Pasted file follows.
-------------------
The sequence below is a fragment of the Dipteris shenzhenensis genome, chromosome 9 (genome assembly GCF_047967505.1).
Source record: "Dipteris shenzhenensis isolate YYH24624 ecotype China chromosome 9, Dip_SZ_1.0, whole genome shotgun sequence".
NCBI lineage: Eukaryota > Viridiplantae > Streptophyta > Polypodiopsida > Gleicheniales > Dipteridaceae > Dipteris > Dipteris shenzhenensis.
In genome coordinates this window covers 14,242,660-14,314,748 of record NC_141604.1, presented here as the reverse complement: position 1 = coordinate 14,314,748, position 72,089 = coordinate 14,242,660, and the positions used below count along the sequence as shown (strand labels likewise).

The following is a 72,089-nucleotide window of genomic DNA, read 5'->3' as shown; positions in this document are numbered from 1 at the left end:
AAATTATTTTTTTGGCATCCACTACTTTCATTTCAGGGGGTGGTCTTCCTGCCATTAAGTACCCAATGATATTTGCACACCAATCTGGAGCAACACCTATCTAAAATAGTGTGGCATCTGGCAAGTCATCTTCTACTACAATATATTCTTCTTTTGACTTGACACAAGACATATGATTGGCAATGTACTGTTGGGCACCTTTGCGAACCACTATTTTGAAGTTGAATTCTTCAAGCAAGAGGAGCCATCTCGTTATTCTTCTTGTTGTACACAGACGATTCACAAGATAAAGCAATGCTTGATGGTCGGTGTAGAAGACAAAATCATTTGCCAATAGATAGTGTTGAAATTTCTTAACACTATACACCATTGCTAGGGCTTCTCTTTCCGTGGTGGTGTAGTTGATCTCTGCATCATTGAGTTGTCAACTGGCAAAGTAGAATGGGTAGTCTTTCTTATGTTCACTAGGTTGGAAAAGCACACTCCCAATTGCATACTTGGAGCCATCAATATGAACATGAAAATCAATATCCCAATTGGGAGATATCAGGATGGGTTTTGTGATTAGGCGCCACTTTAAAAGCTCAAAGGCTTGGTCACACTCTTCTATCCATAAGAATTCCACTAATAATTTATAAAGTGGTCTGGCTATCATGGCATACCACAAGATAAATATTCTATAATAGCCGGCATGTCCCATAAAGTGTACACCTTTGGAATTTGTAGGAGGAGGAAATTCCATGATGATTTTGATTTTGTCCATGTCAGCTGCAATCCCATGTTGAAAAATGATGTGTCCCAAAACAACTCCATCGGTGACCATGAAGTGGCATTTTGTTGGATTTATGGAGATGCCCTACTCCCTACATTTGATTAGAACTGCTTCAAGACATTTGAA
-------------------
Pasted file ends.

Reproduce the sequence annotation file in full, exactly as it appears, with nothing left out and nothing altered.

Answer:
The sequence below is a fragment of the Dipteris shenzhenensis genome, chromosome 9 (genome assembly GCF_047967505.1).
Source record: "Dipteris shenzhenensis isolate YYH24624 ecotype China chromosome 9, Dip_SZ_1.0, whole genome shotgun sequence".
NCBI lineage: Eukaryota > Viridiplantae > Streptophyta > Polypodiopsida > Gleicheniales > Dipteridaceae > Dipteris > Dipteris shenzhenensis.
In genome coordinates this window covers 14,242,660-14,314,748 of record NC_141604.1, presented here as the reverse complement: position 1 = coordinate 14,314,748, position 72,089 = coordinate 14,242,660, and the positions used below count along the sequence as shown (strand labels likewise).

The following is a 72,089-nucleotide window of genomic DNA, read 5'->3' as shown; positions in this document are numbered from 1 at the left end:
AAATTATTTTTTTGGCATCCACTACTTTCATTTCAGGGGGTGGTCTTCCTGCCATTAAGTACCCAATGATATTTGCACACCAATCTGGAGCAACACCTATCTAAAATAGTGTGGCATCTGGCAAGTCATCTTCTACTACAATATATTCTTCTTTTGACTTGACACAAGACATATGATTGGCAATGTACTGTTGGGCACCTTTGCGAACCACTATTTTGAAGTTGAATTCTTCAAGCAAGAGGAGCCATCTCGTTATTCTTCTTGTTGTACACAGACGATTCACAAGATAAAGCAATGCTTGATGGTCGGTGTAGAAGACAAAATCATTTGCCAATAGATAGTGTTGAAATTTCTTAACACTATACACCATTGCTAGGGCTTCTCTTTCCGTGGTGGTGTAGTTGATCTCTGCATCATTGAGTTGTCAACTGGCAAAGTAGAATGGGTAGTCTTTCTTATGTTCACTAGGTTGGAAAAGCACACTCCCAATTGCATACTTGGAGCCATCAATATGAACATGAAAATCAATATCCCAATTGGGAGATATCAGGATGGGTTTTGTGATTAGGCGCCACTTTAAAAGCTCAAAGGCTTGGTCACACTCTTCTATCCATAAGAATTCCACTAATAATTTATAAAGTGGTCTGGCTATCATGGCATACCACAAGATAAATATTCTATAATAGCCGGCATGTCCCATAAAGTGTACACCTTTGGAATTTGTAGGAGGAGGAAATTCCATGATGATTTTGATTTTGTCCATGTCAGCTGCAATCCCATGTTGAAAAATGATGTGTCCCAAAACAACTCCATCGGTGACCATGAAGTGGCATTTTGTTGGATTTATGGAGATGCCCTACTCCCTACATTTGATTAGAACTGCTTCAAGACATTTGAA